Guatemala's long, violent civil war pitting its right-wing military leaders against the country's poor, indigenous peoples was given a world-shocking airing with Pamela Yates' 1983 documentary "When the Mountains Tremble," in which the government's Mayan genocide was first exposed.
When her interview footage of notorious generals and shots of the military's policies in action became essential to later war-crimes investigations, Yates turned on her camera again to revisit the tragedy, its aftermath and her part in it. The result is a sober if only intermittently effective follow-up, "Granito: How to Nail a Dictator."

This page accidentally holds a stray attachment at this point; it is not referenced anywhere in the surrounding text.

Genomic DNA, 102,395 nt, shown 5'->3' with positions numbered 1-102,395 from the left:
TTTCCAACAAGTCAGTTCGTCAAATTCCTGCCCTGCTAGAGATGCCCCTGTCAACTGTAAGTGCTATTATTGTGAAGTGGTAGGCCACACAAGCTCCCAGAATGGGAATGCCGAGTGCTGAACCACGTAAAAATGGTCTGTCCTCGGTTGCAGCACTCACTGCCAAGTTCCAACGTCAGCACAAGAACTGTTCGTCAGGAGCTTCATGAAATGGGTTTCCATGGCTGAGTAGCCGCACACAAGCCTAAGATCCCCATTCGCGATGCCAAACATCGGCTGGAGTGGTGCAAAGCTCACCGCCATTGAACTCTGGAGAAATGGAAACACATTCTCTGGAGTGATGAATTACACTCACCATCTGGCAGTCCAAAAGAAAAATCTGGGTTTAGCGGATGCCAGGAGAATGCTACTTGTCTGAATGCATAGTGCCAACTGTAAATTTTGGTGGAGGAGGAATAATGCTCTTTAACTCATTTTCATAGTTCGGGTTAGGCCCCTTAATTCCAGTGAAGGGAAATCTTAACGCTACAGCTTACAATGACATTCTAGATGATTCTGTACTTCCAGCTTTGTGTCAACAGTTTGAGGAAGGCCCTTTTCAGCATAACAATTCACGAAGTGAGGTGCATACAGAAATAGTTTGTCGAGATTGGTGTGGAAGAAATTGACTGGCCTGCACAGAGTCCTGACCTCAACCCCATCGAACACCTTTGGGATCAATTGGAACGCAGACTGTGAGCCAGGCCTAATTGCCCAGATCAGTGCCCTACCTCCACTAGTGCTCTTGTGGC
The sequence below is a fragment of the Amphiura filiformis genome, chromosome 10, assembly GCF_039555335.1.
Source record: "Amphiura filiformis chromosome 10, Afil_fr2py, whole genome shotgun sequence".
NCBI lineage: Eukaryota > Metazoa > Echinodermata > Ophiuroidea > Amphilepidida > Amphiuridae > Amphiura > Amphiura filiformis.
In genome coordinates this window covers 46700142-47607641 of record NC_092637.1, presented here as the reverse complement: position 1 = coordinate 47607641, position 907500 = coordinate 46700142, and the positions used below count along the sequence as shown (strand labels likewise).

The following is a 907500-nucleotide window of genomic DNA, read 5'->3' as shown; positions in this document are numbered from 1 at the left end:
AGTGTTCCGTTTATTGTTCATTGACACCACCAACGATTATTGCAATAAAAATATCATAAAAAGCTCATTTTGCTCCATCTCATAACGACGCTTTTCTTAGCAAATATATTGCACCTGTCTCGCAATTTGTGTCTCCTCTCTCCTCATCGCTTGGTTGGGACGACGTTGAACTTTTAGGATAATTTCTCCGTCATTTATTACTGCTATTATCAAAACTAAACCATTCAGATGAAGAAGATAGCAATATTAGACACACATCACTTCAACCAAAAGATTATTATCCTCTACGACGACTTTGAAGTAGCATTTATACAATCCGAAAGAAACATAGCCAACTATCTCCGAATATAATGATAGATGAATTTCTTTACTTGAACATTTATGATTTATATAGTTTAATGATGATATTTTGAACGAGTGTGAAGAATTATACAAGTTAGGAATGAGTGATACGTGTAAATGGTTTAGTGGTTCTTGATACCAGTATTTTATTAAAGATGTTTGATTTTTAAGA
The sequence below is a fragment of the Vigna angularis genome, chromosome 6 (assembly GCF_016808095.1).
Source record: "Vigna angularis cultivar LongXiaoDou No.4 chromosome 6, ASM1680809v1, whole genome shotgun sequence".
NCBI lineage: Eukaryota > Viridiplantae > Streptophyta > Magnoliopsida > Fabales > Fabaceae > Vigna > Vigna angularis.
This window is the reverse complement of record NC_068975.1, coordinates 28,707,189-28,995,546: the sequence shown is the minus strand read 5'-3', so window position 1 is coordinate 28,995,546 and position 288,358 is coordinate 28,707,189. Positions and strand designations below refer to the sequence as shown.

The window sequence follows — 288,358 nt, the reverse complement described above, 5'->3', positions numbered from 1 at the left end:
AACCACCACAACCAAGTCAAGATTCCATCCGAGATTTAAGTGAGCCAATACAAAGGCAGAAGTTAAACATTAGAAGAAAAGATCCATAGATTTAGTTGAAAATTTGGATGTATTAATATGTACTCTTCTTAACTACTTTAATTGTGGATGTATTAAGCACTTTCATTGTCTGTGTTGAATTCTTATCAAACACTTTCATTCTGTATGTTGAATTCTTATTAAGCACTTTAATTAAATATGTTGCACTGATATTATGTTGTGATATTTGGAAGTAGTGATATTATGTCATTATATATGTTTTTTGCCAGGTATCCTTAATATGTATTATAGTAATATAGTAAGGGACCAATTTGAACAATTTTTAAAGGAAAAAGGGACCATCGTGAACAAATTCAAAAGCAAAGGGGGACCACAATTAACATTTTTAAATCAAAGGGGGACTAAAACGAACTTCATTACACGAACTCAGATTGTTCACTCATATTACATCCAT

Though ostensibly an examination of the power of film to further social justice, Yates' insertion of herself – either in "Mountains'" outtakes or carefully composed shots of her at an editing bay or with the Spanish prosecution team — too often feels awkwardly self-serving and conventionally arty.
"Granito" is tonally stronger when focused on the nuts and bolts of bringing a brutal regime (with a death count of 200,000) to light, including the discovery of a treasure trove of police records, interviews with human-rights activists and an archaeological dig unearthing bodies of the disappeared.